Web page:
Trauma-informed practice: toolkit

This trauma-informed practice toolkit has been developed as part of the National Trauma Training Programme, to support all sectors of the workforce, in planning and developing trauma informed services.

Executive Summary

This Toolkit has been developed by the Rivers Centre (NHS Lothian's specialist service for people affected by psychological trauma) to support organisations, departments and teams across all sectors of the workforce, in planning and developing Trauma Informed Services. It should be used in conjunction with the training and implementation resources provided for both frontline staff, leaders and managers through the National Trauma Training Programme, led by NHS Education for Scotland (NES).

Together, these resources support the ambition of the Scottish Government, COSLA and many other stakeholders across Scotland for a trauma-informed and trauma-responsive workforce and services. They will help ensure that our services are delivered in ways that reduce barriers and prevent further harm or retraumatisation for those who have experienced psychological trauma or adversity at any stage in their lives.

In recent years the field of psychological trauma has generated multiple toolkits aimed at helping organisations become more trauma-informed. Relatively few, however, have been based on trauma survivors' and staff views of what trauma-informed practice looks like in a real-world setting. Moreover, none of the toolkits has been based on real-world settings in Scotland.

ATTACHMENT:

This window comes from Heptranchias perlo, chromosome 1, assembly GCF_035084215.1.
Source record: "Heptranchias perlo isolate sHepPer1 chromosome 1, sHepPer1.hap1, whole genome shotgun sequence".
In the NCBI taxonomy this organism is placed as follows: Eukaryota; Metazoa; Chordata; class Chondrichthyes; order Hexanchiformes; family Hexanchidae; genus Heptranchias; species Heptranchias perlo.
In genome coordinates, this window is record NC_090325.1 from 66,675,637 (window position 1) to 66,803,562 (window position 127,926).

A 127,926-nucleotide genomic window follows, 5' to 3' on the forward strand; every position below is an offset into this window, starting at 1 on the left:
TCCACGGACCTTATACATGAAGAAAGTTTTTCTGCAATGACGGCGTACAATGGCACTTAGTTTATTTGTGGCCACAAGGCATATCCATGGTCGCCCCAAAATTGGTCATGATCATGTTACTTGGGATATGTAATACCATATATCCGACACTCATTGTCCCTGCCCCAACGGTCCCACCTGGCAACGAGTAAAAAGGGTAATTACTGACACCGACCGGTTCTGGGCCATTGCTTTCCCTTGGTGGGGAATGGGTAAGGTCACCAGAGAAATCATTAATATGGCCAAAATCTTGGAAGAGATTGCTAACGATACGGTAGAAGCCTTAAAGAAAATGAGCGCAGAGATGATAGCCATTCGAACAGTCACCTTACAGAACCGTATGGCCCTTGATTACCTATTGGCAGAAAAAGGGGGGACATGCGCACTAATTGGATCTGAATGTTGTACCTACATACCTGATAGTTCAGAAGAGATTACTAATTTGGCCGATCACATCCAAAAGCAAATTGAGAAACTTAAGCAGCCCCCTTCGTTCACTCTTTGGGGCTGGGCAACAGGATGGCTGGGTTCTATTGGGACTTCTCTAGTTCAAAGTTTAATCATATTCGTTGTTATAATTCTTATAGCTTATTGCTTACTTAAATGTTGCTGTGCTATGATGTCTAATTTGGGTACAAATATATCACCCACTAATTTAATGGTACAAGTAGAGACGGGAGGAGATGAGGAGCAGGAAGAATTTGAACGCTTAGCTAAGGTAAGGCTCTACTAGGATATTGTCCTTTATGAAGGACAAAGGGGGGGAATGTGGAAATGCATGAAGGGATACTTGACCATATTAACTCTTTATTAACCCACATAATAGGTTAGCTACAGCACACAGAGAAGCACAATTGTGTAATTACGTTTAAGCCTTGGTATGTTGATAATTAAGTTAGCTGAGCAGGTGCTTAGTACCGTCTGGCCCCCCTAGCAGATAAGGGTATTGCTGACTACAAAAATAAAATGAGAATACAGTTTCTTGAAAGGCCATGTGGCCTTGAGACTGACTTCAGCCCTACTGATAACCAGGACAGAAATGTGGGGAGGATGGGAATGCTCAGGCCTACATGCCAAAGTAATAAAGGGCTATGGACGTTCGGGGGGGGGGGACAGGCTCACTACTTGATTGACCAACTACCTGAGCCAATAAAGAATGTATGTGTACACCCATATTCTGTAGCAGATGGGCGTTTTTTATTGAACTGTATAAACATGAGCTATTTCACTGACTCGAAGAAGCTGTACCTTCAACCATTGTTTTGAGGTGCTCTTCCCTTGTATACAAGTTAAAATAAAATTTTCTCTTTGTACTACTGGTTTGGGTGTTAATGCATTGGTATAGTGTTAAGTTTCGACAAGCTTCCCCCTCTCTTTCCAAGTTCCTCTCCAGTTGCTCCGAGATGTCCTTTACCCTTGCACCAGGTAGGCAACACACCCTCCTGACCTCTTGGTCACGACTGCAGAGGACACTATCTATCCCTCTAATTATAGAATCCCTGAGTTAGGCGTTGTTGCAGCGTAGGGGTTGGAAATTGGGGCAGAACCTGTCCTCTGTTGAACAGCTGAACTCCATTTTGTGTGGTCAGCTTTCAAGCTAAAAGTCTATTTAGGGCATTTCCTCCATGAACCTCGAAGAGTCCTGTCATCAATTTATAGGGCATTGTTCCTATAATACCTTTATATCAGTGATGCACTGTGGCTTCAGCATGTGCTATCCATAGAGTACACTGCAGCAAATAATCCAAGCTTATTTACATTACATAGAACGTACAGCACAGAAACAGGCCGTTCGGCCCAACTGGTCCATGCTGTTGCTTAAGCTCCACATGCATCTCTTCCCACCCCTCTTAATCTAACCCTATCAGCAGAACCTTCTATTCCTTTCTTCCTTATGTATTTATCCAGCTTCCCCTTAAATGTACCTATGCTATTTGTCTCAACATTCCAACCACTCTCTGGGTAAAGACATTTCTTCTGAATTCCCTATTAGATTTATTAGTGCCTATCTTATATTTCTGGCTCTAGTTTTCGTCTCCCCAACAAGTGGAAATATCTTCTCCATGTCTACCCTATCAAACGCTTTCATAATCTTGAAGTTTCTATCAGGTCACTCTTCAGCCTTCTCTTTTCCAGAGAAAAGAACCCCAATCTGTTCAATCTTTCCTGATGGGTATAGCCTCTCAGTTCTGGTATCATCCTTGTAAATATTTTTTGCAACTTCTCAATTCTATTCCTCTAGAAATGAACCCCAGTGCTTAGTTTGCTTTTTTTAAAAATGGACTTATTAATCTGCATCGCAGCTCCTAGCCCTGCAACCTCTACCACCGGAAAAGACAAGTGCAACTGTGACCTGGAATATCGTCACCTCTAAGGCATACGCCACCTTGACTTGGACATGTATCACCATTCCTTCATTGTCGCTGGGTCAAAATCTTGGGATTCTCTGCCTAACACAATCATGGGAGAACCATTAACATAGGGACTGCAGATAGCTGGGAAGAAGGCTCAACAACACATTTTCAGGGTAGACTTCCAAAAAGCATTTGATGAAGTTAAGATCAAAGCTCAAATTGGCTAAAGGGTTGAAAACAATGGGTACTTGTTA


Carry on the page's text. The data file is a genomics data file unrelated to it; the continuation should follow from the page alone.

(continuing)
Firmly embedded in the existing published literature, the toolkit operationalises the NES TIP principles (Safety, Trust, Choice, Collaboration and Empowerment), (adapted from Fallot and Harris, Trauma-Informed Services: a Self-Assessment and Planning Protocol, 2006) by exploring real life, concrete examples of TIP being delivered in Scotland.

The voices of trauma survivors, staff and leaders in the field are used throughout the document to define the steps organisations can take and the barriers that might get in their way. Case studies are drawn from settings across Scotland, namely general practice, mental health, residential care, police, criminal justice social work, addiction services and education.

Findings have been translated into a set of questions (Appendix 1) to guide organisations in their self-assessments. A set of resources is offered to provide practical help with implementation (Appendix 2). Together, these comprise a toolkit for Scotland, aiding organisations on their journey towards becoming trauma-informed.



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